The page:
In Asia, the rate of deforestation has reached alarming proportions and is reportedly nearly four times the global rate. As a result, many governments have imposed a ban on logging. But an unprecedented study on the effects of logging bans has produced some intriguing conclusions.

The Food and Agriculture Organization says that outlawing logging can be an important tool in halting the degradation of Asia's forests. But it says logging bans seldom correct the underlying causes of deforestation. Moreover, the report says logging bans harm forests and local communities.

The report, which took more than two years to compile, is reportedly the first comparative study of restrictions on logging in the Asia-Pacific region. It examines bans that began more than a decade ago in six countries: China, New Zealand, the Philippines, Sri Lanka. Thailand and Vietnam.

The senior forestry officer for the Food and Agriculture Organization's Southeast Asia office, Patrick Durst, says it is widely believed that logging is a major cause of deforestation, but in fact that is not true. "In a strict sense, logging is not a major cause of de-forestation directly," he says But what it does is serve to open up the forest, puts roads into the forest, and clears much of the big timber and big trees off the forest and it makes it quite easy for other settlers to come in and finish the job."

Mr. Durst says the primary cause of deforestation is clearing land for farming, and this is a result of the region's high population growth. But Mr. Durst says logging bans usually have been imposed as a quick response to natural calamities, such as the mudslides and floods that kill thousands of people and are often blamed on deforestation. "When these things happen, the quite simplistic assessment is often to blame logging," he says. "And politicians of course need to be seen to be doing something, so a very quick action that can be taken and has been taken it to take action against logging."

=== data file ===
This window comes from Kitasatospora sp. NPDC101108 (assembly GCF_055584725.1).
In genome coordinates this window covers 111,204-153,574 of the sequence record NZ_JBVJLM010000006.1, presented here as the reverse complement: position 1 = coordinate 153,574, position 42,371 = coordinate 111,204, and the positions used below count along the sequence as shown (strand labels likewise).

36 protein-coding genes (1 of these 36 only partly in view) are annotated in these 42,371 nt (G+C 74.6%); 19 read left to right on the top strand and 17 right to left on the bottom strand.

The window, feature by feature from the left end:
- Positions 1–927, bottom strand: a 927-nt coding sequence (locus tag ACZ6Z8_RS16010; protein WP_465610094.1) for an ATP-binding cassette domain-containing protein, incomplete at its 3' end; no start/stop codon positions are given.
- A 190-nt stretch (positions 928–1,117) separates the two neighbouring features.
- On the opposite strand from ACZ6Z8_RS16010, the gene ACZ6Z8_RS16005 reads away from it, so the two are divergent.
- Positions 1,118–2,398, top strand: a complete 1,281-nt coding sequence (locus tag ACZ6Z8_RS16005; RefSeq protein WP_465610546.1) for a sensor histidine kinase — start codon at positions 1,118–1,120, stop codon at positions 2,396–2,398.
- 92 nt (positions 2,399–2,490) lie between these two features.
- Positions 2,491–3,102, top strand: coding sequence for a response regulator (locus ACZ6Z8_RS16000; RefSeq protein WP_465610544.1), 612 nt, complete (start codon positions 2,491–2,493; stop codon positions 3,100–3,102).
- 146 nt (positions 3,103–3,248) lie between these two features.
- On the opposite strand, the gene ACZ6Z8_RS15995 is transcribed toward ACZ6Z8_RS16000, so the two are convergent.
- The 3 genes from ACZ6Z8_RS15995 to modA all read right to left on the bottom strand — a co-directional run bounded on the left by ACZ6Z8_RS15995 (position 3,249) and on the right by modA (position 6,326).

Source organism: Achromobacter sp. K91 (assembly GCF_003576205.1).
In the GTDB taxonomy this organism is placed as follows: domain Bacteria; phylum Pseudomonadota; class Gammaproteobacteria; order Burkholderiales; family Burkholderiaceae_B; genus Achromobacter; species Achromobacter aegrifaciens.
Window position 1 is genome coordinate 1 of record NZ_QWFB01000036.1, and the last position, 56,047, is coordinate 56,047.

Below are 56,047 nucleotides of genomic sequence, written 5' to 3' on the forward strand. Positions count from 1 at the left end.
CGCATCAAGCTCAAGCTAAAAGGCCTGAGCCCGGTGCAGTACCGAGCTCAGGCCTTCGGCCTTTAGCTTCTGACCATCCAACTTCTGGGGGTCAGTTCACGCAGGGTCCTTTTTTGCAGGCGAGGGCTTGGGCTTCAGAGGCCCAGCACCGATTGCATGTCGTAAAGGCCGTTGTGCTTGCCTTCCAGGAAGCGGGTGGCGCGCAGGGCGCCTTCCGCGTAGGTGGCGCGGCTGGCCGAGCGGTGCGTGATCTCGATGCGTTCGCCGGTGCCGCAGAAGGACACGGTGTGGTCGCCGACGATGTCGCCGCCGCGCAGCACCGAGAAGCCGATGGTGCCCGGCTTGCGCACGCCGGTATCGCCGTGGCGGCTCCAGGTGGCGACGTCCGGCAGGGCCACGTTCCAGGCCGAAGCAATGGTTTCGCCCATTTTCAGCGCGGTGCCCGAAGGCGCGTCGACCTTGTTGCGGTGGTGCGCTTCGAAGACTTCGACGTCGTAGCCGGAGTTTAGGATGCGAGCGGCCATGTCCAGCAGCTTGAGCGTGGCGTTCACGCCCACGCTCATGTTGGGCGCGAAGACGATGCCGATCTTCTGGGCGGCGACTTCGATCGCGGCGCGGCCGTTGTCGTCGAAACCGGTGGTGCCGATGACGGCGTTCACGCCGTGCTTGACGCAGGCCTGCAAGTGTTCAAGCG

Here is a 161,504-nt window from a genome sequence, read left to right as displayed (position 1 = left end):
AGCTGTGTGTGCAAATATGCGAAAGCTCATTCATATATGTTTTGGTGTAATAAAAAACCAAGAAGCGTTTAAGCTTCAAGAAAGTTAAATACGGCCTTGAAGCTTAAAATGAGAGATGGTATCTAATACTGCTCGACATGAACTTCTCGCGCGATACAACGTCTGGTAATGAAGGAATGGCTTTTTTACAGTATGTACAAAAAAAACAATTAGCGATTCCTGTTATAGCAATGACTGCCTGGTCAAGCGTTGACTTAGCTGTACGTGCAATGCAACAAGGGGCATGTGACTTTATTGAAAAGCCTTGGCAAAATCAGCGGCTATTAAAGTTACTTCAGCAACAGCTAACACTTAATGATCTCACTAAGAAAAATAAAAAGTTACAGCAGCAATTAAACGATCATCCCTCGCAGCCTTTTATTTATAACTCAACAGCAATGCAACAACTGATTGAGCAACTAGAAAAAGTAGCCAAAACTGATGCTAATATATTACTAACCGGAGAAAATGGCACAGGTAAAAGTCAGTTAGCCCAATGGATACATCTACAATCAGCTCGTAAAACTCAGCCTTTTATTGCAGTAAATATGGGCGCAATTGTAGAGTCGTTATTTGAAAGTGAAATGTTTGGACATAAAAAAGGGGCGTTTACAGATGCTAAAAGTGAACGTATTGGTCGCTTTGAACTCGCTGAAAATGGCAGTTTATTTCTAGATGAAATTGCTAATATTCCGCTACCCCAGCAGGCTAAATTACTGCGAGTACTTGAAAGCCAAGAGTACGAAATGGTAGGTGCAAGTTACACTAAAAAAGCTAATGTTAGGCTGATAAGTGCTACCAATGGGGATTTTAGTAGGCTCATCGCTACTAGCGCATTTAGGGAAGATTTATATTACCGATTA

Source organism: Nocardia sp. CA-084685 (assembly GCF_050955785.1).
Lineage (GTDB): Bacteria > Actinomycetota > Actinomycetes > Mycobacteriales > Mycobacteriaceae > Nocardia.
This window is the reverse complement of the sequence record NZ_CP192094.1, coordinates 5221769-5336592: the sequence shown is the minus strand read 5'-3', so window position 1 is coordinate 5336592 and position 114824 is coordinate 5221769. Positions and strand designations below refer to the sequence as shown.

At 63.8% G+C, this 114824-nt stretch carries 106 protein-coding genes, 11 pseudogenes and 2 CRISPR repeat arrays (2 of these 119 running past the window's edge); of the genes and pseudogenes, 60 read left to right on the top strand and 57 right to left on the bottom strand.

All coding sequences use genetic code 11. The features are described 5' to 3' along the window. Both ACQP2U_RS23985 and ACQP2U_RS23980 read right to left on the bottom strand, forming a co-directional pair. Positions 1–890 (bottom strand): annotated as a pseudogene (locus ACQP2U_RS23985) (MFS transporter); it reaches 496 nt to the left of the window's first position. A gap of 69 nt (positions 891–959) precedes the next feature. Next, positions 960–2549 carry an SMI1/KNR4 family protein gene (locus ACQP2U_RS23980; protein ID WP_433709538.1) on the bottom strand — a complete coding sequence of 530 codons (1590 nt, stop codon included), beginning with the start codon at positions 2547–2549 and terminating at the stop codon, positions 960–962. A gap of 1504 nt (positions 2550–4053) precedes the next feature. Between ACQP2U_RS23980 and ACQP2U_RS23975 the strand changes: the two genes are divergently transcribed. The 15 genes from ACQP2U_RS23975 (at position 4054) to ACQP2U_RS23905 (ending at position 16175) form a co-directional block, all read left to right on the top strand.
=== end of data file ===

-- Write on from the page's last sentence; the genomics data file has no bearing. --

Mr. Durst says logging bans often merely move the deforestation problem to neighboring countries that are less prepared to address it. He says in addition, bans can wreak havoc on communities that depend on the industry, and can fuel corruption and illegal logging.

Mr. Durst says one approach is a partial ban. But he says these should have a time limit. He says the most successful logging bans have been well prepared in advance, when governments have developed a consensus among businessmen and local populations on the need for a ban.

Militant environmentalists, who believe all logging should be stopped, have tended to reject the report. But the reaction among other environmentalists has been more moderate.

The forestry coordinator for the World Wildlife Fund in Asia, Rod Taylor, says a logging ban is sometimes a simplistic response to a very complex problem. But he thinks bans still have a role. "In some of the areas of Asia we have almost a frontier situation where the loggers have got there way ahead of the law," he says. "And in those sort of circumstances we would think that something like a logging ban can be useful to sort of put a hold on things until the state can catch up with the situation."

Mr. Taylor says that realistically logging can not be stopped entirely because people need wood. But it is possible to separate what he calls terrible logging from not-so-terrible logging.

He says one way is to decide which forest is most vital to save. "That can be a forest that has a conservation value: a, because it's important to people in the area; b, because it's protecting a watershed; or thirdly because it's looking after biodiversity, you know, endangered species and so on," he says.

Mr. Taylor says the World Wildlife Fund promotes independent certification of logging programs. This separates good logging from bad logging and informs consumers and investors in the industry whether a given program is worthwhile.

Mr. Taylor says his organization pressures those outside government who have a stake in the forests and should bear some responsibility for their maintenance, such as companies that invest in logging and processing mills.

Finally, he says his group is also targeting consumers. "All this wood that's being chopped and paper that's being produced is going to consumers in relatively well-developed countries," he says. "And in a way they push their problems on these frontier countries."

Mr. Taylor says his group is trying to pressure consumers to ask questions about the environmental and social effects of logging and the processing that produce the goods they buy.